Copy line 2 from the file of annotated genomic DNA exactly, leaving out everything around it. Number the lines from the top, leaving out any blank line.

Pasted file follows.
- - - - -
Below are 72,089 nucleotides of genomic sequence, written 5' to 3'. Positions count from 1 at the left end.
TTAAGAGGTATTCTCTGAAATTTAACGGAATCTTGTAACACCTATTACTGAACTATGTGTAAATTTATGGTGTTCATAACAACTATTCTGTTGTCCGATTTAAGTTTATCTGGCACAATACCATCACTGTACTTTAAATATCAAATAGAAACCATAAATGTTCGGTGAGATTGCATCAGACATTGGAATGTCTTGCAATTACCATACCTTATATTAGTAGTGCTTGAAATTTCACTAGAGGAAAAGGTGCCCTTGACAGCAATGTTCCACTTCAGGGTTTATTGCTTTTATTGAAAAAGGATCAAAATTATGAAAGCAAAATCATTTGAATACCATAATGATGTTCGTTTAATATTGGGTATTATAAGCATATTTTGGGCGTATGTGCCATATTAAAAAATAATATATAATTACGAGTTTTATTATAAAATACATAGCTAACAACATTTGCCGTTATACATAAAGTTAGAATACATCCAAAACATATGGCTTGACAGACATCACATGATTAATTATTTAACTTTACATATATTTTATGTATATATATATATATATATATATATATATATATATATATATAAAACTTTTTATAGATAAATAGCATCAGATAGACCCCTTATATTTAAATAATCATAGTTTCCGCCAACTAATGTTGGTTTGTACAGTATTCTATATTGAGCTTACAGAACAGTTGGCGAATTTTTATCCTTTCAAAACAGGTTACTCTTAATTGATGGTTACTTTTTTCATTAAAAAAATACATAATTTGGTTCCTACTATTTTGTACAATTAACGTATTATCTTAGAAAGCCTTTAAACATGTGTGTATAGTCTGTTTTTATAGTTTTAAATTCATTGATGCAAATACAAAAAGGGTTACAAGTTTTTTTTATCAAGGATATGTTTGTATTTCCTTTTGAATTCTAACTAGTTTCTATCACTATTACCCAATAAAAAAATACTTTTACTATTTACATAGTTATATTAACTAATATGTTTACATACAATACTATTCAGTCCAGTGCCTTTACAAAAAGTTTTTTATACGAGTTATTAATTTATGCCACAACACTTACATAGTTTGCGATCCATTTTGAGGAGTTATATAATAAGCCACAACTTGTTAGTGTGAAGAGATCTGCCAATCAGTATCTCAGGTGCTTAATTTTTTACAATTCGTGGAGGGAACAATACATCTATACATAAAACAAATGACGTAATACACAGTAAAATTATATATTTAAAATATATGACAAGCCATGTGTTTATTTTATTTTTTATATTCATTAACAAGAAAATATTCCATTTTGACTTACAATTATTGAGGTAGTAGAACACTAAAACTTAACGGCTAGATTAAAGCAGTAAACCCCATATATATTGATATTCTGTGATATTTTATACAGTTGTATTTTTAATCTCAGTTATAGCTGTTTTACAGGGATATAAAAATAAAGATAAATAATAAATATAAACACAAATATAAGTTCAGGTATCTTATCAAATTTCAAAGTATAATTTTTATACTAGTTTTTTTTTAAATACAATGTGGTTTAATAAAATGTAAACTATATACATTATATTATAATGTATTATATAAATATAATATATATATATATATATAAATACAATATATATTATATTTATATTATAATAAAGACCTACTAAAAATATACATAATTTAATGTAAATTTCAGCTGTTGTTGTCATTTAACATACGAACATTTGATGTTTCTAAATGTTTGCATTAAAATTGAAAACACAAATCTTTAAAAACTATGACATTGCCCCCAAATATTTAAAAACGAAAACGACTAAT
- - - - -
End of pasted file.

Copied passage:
TTAAGAGGTATTCTCTGAAATTTAACGGAATCTTGTAACACCTATTACTGAACTATGTGTAAATTTATGGTGTTCATAACAACTATTCTGTTGTCCGATTTAAGTTTATCTGGCACAATACCATCACTGTACTTTAAATATCAAATAGAAACCATAAATGTTCGGTGAGATTGCATCAGACATTGGAATGTCTTGCAATTACCATACCTTATATTAGTAGTGCTTGAAATTTCACTAGAGGAAAAGGTGCCCTTGACAGCAATGTTCCACTTCAGGGTTTATTGCTTTTATTGAAAAAGGATCAAAATTATGAAAGCAAAATCATTTGAATACCATAATGATGTTCGTTTAATATTGGGTATTATAAGCATATTTTGGGCGTATGTGCCATATTAAAAAATAATATATAATTACGAGTTTTATTATAAAATACATAGCTAACAACATTTGCCGTTATACATAAAGTTAGAATACATCCAAAACATATGGCTTGACAGACATCACATGATTAATTATTTAACTTTACATATATTTTATGTATATATATATATATATATATATATATATATATATATATATAAAACTTTTTATAGATAAATAGCATCAGATAGACCCCTTATATTTAAATAATCATAGTTTCCGCCAACTAATGTTGGTTTGTACAGTATTCTATATTGAGCTTACAGAACAGTTGGCGAATTTTTATCCTTTCAAAACAGGTTACTCTTAATTGATGGTTACTTTTTTCATTAAAAAAATACATAATTTGGTTCCTACTATTTTGTACAATTAACGTATTATCTTAGAAAGCCTTTAAACATGTGTGTATAGTCTGTTTTTATAGTTTTAAATTCATTGATGCAAATACAAAAAGGGTTACAAGTTTTTTTTATCAAGGATATGTTTGTATTTCCTTTTGAATTCTAACTAGTTTCTATCACTATTACCCAATAAAAAAATACTTTTACTATTTACATAGTTATATTAACTAATATGTTTACATACAATACTATTCAGTCCAGTGCCTTTACAAAAAGTTTTTTATACGAGTTATTAATTTATGCCACAACACTTACATAGTTTGCGATCCATTTTGAGGAGTTATATAATAAGCCACAACTTGTTAGTGTGAAGAGATCTGCCAATCAGTATCTCAGGTGCTTAATTTTTTACAATTCGTGGAGGGAACAATACATCTATACATAAAACAAATGACGTAATACACAGTAAAATTATATATTTAAAATATATGACAAGCCATGTGTTTATTTTATTTTTTATATTCATTAACAAGAAAATATTCCATTTTGACTTACAATTATTGAGGTAGTAGAACACTAAAACTTAACGGCTAGATTAAAGCAGTAAACCCCATATATATTGATATTCTGTGATATTTTATACAGTTGTATTTTTAATCTCAGTTATAGCTGTTTTACAGGGATATAAAAATAAAGATAAATAATAAATATAAACACAAATATAAGTTCAGGTATCTTATCAAATTTCAAAGTATAATTTTTATACTAGTTTTTTTTTAAATACAATGTGGTTTAATAAAATGTAAACTATATACATTATATTATAATGTATTATATAAATATAATATATATATATATATATAAATACAATATATATTATATTTATATTATAATAAAGACCTACTAAAAATATACATAATTTAATGTAAATTTCAGCTGTTGTTGTCATTTAACATACGAACATTTGATGTTTCTAAATGTTTGCATTAAAATTGAAAACACAAATCTTTAAAAACTATGACATTGCCCCCAAATATTTAAAAACGAAAACGACTAAT